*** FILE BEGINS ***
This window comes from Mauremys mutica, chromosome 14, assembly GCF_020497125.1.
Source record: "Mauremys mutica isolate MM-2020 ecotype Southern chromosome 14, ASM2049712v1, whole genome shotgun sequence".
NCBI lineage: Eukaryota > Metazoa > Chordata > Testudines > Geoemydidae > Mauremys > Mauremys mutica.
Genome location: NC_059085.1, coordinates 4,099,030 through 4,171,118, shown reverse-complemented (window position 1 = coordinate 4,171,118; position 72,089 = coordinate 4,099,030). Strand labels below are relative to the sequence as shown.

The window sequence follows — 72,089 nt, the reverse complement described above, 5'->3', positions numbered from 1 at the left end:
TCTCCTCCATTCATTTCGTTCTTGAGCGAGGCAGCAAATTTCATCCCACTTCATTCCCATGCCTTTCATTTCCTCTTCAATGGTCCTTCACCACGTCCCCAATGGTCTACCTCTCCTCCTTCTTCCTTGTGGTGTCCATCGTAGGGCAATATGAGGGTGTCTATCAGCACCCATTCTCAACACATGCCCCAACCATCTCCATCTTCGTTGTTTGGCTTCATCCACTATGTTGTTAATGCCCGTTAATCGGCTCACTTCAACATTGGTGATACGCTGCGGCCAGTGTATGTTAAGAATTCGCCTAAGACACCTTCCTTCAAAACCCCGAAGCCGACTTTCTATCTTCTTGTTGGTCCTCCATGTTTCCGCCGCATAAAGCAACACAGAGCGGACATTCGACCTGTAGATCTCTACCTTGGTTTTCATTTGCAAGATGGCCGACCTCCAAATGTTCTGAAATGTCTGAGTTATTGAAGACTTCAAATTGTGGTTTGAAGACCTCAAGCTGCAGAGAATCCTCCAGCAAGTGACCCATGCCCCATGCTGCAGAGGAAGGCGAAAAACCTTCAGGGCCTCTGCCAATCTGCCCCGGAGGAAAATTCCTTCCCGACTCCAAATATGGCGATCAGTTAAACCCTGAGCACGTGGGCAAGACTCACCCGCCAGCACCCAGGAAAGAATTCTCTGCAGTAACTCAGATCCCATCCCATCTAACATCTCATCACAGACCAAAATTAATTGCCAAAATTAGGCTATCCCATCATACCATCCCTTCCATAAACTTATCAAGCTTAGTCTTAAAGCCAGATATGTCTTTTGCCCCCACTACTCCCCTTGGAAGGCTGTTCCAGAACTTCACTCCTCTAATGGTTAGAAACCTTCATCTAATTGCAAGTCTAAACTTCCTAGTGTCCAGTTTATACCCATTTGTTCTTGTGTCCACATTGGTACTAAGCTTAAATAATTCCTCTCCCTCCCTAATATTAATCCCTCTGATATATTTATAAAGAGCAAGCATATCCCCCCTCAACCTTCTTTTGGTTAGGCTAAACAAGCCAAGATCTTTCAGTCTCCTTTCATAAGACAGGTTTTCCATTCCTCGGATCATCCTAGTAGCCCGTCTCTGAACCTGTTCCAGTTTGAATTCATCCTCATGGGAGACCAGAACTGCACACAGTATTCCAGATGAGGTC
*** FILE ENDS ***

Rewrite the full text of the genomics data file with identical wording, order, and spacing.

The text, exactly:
This window comes from Mauremys mutica, chromosome 14, assembly GCF_020497125.1.
Source record: "Mauremys mutica isolate MM-2020 ecotype Southern chromosome 14, ASM2049712v1, whole genome shotgun sequence".
NCBI lineage: Eukaryota > Metazoa > Chordata > Testudines > Geoemydidae > Mauremys > Mauremys mutica.
Genome location: NC_059085.1, coordinates 4,099,030 through 4,171,118, shown reverse-complemented (window position 1 = coordinate 4,171,118; position 72,089 = coordinate 4,099,030). Strand labels below are relative to the sequence as shown.

The window sequence follows — 72,089 nt, the reverse complement described above, 5'->3', positions numbered from 1 at the left end:
TCTCCTCCATTCATTTCGTTCTTGAGCGAGGCAGCAAATTTCATCCCACTTCATTCCCATGCCTTTCATTTCCTCTTCAATGGTCCTTCACCACGTCCCCAATGGTCTACCTCTCCTCCTTCTTCCTTGTGGTGTCCATCGTAGGGCAATATGAGGGTGTCTATCAGCACCCATTCTCAACACATGCCCCAACCATCTCCATCTTCGTTGTTTGGCTTCATCCACTATGTTGTTAATGCCCGTTAATCGGCTCACTTCAACATTGGTGATACGCTGCGGCCAGTGTATGTTAAGAATTCGCCTAAGACACCTTCCTTCAAAACCCCGAAGCCGACTTTCTATCTTCTTGTTGGTCCTCCATGTTTCCGCCGCATAAAGCAACACAGAGCGGACATTCGACCTGTAGATCTCTACCTTGGTTTTCATTTGCAAGATGGCCGACCTCCAAATGTTCTGAAATGTCTGAGTTATTGAAGACTTCAAATTGTGGTTTGAAGACCTCAAGCTGCAGAGAATCCTCCAGCAAGTGACCCATGCCCCATGCTGCAGAGGAAGGCGAAAAACCTTCAGGGCCTCTGCCAATCTGCCCCGGAGGAAAATTCCTTCCCGACTCCAAATATGGCGATCAGTTAAACCCTGAGCACGTGGGCAAGACTCACCCGCCAGCACCCAGGAAAGAATTCTCTGCAGTAACTCAGATCCCATCCCATCTAACATCTCATCACAGACCAAAATTAATTGCCAAAATTAGGCTATCCCATCATACCATCCCTTCCATAAACTTATCAAGCTTAGTCTTAAAGCCAGATATGTCTTTTGCCCCCACTACTCCCCTTGGAAGGCTGTTCCAGAACTTCACTCCTCTAATGGTTAGAAACCTTCATCTAATTGCAAGTCTAAACTTCCTAGTGTCCAGTTTATACCCATTTGTTCTTGTGTCCACATTGGTACTAAGCTTAAATAATTCCTCTCCCTCCCTAATATTAATCCCTCTGATATATTTATAAAGAGCAAGCATATCCCCCCTCAACCTTCTTTTGGTTAGGCTAAACAAGCCAAGATCTTTCAGTCTCCTTTCATAAGACAGGTTTTCCATTCCTCGGATCATCCTAGTAGCCCGTCTCTGAACCTGTTCCAGTTTGAATTCATCCTCATGGGAGACCAGAACTGCACACAGTATTCCAGATGAGGTC